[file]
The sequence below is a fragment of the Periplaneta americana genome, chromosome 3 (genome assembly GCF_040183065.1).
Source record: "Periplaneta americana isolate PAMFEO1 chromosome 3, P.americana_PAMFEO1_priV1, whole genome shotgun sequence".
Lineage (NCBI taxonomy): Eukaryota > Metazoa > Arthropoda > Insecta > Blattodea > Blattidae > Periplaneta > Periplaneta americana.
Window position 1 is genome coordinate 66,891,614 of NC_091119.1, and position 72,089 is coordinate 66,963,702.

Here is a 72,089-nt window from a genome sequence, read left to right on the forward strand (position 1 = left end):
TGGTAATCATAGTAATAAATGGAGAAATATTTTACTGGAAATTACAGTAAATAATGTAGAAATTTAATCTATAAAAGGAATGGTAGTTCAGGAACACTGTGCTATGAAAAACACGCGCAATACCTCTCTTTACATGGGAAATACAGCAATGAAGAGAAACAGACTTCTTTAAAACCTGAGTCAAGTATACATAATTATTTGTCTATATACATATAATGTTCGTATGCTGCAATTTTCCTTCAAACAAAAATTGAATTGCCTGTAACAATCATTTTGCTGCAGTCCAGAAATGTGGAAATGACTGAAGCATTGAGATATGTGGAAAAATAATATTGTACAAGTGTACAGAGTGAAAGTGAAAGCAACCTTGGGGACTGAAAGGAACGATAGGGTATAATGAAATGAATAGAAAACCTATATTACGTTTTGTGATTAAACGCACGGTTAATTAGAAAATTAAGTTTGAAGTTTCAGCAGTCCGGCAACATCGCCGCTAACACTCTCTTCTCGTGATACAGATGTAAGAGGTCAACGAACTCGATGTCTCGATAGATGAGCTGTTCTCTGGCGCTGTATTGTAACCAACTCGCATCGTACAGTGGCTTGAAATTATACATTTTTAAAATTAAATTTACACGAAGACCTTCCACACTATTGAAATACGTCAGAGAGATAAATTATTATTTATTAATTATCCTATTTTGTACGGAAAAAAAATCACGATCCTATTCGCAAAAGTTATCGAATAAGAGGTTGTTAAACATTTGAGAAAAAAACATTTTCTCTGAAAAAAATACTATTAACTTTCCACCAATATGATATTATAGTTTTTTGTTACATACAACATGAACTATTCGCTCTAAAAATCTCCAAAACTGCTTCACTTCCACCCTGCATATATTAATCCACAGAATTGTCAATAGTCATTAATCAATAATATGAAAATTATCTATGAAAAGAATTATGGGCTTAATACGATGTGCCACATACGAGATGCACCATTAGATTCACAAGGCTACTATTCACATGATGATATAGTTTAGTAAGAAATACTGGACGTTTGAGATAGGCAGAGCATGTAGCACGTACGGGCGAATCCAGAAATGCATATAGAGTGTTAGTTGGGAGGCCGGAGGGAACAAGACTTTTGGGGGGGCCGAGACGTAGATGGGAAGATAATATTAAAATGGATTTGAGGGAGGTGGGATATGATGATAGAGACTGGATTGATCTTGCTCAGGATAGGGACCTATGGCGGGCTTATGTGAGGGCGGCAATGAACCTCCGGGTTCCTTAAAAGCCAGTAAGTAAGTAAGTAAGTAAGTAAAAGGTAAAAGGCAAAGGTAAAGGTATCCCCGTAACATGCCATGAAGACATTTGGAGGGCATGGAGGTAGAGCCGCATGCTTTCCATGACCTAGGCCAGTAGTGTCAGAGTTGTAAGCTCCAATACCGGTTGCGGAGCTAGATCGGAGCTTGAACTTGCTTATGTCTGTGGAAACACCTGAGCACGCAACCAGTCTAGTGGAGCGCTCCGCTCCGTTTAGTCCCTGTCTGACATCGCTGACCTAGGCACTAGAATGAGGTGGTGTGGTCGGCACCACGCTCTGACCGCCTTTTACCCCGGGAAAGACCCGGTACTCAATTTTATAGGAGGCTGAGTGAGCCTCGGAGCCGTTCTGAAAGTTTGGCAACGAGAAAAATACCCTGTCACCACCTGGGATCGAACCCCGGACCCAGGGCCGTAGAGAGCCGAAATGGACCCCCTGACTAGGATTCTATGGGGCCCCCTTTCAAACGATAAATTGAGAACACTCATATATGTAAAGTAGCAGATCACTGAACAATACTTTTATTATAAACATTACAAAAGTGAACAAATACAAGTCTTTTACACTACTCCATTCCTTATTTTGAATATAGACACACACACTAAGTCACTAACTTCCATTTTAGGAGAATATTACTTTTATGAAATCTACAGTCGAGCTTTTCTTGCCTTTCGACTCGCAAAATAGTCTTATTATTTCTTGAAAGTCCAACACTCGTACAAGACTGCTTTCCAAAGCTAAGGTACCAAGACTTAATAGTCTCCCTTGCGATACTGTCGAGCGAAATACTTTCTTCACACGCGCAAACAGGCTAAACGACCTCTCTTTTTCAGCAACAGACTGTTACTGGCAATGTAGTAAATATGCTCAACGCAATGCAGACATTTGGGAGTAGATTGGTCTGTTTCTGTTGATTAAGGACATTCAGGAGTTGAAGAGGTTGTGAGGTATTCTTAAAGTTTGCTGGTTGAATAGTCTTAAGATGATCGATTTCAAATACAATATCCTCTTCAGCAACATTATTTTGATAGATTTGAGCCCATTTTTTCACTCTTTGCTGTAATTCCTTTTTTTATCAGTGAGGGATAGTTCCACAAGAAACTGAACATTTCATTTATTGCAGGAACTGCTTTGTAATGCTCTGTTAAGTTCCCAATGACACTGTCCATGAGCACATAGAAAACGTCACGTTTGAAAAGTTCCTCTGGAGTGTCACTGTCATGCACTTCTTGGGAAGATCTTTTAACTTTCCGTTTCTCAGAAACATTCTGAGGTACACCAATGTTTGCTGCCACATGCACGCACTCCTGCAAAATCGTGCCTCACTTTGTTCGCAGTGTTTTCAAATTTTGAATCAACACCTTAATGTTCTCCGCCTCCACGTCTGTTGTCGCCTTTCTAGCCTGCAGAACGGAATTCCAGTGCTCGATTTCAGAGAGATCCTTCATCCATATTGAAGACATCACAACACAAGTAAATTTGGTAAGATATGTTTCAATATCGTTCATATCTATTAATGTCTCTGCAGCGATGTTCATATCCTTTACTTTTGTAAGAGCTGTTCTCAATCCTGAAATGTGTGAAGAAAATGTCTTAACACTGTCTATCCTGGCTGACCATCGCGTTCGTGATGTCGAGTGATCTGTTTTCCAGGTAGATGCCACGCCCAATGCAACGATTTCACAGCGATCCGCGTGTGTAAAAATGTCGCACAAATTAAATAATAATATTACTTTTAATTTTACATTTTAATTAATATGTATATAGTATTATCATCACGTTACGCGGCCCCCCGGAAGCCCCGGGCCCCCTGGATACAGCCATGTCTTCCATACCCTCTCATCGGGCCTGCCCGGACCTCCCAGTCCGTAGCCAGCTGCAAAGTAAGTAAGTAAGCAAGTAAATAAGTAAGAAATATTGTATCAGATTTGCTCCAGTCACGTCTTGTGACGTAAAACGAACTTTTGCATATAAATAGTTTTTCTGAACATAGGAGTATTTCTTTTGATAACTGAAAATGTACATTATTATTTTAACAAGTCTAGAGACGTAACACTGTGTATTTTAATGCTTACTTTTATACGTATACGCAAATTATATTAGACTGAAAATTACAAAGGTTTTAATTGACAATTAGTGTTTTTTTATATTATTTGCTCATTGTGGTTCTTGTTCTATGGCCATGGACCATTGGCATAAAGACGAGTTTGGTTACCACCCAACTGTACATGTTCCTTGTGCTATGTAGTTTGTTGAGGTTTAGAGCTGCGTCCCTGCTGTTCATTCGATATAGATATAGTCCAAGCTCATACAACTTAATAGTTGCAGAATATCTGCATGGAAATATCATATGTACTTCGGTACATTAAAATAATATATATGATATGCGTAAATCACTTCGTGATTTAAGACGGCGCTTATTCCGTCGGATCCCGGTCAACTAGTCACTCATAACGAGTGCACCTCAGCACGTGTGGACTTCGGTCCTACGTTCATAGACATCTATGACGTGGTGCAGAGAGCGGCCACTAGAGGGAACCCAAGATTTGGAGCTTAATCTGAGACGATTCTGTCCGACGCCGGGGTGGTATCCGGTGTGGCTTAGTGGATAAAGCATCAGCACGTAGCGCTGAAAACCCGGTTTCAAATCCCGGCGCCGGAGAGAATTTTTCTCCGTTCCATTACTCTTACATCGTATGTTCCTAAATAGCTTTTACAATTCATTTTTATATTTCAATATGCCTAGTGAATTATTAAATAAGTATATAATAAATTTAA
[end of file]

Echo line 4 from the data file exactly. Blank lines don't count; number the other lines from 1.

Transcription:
Window position 1 is genome coordinate 66,891,614 of NC_091119.1, and position 72,089 is coordinate 66,963,702.